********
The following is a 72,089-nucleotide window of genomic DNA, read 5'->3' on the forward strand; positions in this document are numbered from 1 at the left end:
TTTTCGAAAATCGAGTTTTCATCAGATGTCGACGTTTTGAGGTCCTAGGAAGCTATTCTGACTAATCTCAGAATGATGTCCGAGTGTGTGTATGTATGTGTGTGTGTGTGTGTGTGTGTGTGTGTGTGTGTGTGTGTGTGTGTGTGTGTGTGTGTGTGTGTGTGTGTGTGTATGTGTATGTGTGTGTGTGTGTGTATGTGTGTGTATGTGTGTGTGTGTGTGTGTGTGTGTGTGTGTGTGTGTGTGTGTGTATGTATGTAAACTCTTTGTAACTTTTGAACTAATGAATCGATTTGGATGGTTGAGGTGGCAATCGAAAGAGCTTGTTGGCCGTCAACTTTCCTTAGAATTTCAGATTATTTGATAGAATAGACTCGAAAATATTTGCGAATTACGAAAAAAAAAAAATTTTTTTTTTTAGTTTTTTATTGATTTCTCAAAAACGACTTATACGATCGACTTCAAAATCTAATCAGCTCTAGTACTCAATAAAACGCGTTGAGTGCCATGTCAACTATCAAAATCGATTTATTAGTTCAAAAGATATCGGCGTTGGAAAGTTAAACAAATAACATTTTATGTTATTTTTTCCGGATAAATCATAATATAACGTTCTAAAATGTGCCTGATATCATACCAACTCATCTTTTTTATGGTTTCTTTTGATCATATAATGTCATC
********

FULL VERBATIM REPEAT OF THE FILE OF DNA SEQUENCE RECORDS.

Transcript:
The following is a 72,089-nucleotide window of genomic DNA, read 5'->3' on the forward strand; positions in this document are numbered from 1 at the left end:
TTTTCGAAAATCGAGTTTTCATCAGATGTCGACGTTTTGAGGTCCTAGGAAGCTATTCTGACTAATCTCAGAATGATGTCCGAGTGTGTGTATGTATGTGTGTGTGTGTGTGTGTGTGTGTGTGTGTGTGTGTGTGTGTGTGTGTGTGTGTGTGTGTGTGTGTGTGTGTGTATGTGTATGTGTGTGTGTGTGTGTATGTGTGTGTATGTGTGTGTGTGTGTGTGTGTGTGTGTGTGTGTGTGTGTGTGTGTATGTATGTAAACTCTTTGTAACTTTTGAACTAATGAATCGATTTGGATGGTTGAGGTGGCAATCGAAAGAGCTTGTTGGCCGTCAACTTTCCTTAGAATTTCAGATTATTTGATAGAATAGACTCGAAAATATTTGCGAATTACGAAAAAAAAAAAATTTTTTTTTTTAGTTTTTTATTGATTTCTCAAAAACGACTTATACGATCGACTTCAAAATCTAATCAGCTCTAGTACTCAATAAAACGCGTTGAGTGCCATGTCAACTATCAAAATCGATTTATTAGTTCAAAAGATATCGGCGTTGGAAAGTTAAACAAATAACATTTTATGTTATTTTTTCCGGATAAATCATAATATAACGTTCTAAAATGTGCCTGATATCATACCAACTCATCTTTTTTATGGTTTCTTTTGATCATATAATGTCATC